Next year, Comcast plans to charge home internet customers in northeastern US states for going over 1.2TB of data in a month — a cap that’s already in effect for customers on non-unlimited plans in other parts of the country.
In January and February, Comcast will give its Xfinity customers not on an unlimited plan a “credit” for any data usage charges over 1.2TB during those months to ease them into the new limits. Then, starting in March, non-unlimited customers who exceed 1.2TB in a month will be charged $10 per 50GB of data, for a maximum of $100.
Customers who go over the limit will get one “courtesy” credit per 12 months, so if you go over 1.2TB in March, you get a grace period for April. If you go over again in May, you’ll pay $10 for each block of 50GB up to the $100 max. Customers will be notified as they approach the 1.2TB threshold.
The affected states include Connecticut, Delaware, Massachusetts, Maryland, Maine, New Hampshire, New Jersey, New York, Pennsylvania, Virginia, Vermont, West Virginia, and the District of Columbia, as well as parts of North Carolina and Ohio.
According to Comcast, 95 percent of its customers don’t get close to using that much data per month; over the last six months, the median monthly data use was around 308GB. But as the coronavirus pandemic keeps people working from home and students learning remotely, the internet is feeling the strain of the increased use — even though, so far, it’s held up relatively well.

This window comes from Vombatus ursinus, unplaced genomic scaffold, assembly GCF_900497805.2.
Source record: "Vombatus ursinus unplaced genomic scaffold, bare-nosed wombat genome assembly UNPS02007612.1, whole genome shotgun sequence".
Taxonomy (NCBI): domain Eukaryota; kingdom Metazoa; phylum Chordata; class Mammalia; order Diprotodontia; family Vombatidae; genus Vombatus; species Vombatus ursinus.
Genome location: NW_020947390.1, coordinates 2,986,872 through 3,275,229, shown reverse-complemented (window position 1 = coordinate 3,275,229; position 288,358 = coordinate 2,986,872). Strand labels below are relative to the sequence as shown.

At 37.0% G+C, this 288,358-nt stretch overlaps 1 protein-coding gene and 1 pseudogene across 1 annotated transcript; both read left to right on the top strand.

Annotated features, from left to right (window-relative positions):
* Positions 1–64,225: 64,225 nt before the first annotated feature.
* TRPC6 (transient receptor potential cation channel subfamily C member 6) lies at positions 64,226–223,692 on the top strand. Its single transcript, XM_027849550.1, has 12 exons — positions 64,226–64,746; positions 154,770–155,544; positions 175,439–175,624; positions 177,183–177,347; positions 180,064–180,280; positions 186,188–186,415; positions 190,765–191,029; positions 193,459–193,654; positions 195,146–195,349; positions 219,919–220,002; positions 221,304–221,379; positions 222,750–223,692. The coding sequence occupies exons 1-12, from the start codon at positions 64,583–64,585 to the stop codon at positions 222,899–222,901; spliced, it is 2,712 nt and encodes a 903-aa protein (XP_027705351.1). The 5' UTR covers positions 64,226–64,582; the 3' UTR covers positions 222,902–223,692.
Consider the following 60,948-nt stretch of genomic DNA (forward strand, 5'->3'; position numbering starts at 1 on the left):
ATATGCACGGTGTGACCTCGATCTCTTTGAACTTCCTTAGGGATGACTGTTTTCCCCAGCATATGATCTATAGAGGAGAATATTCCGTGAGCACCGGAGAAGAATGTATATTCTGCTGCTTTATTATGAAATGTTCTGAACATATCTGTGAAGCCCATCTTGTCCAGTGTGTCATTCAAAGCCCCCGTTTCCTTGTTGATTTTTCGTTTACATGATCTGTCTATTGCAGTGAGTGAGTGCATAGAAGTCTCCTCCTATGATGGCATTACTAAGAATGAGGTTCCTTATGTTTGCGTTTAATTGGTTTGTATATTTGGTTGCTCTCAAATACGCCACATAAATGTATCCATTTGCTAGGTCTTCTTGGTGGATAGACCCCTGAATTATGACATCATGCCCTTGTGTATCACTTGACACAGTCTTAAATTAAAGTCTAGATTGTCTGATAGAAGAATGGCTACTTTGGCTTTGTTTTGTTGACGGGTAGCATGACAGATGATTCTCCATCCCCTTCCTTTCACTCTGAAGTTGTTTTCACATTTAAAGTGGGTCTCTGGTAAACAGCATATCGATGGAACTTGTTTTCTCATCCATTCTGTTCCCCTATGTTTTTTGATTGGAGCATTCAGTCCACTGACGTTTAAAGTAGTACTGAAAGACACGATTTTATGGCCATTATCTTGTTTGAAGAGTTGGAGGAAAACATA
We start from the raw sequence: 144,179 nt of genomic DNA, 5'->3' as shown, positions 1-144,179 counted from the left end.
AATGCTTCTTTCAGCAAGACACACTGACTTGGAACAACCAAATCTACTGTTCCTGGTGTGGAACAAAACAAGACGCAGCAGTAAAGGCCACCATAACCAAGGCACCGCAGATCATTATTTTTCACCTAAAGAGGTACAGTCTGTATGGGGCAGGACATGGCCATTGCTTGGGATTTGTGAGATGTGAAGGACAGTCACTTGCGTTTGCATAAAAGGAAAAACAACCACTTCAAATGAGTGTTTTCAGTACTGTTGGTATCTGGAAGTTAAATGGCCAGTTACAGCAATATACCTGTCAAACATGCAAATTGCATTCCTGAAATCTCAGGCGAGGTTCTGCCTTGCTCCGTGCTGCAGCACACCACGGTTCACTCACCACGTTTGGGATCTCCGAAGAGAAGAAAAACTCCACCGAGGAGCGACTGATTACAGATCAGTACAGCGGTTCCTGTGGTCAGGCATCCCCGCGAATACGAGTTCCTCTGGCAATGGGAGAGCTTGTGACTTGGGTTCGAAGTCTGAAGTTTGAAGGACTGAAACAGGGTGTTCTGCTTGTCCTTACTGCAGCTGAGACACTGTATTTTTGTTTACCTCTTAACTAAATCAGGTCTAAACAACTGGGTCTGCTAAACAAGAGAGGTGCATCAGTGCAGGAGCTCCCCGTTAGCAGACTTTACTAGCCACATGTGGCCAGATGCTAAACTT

Comcast announced in March it was suspending its data cap policy for 60 days, and would not charge overage fees to home internet customers who exceeded its broadband data caps. It also said it would raise speeds for customers on its Internet Essentials tier, its broadband plan for low-income families.
Comcast was also one of the providers that committed to the Keep Americans Connected Pledge, which Federal Communications Commission chairman Ajit Pai introduced around the same time. Participating companies agreed not to terminate service for residential or small business customers, waive any late fees incurred because of the economic effects of the pandemic, and open access to public Wi-Fi hotspots to “any American who needs them.” The Keep Americans Connected Pledge officially expired at the end of June, however, Comcast said at the time it was “working with customers on flexible payment options that work for them.”
(The Verge, photo via Shutterstock)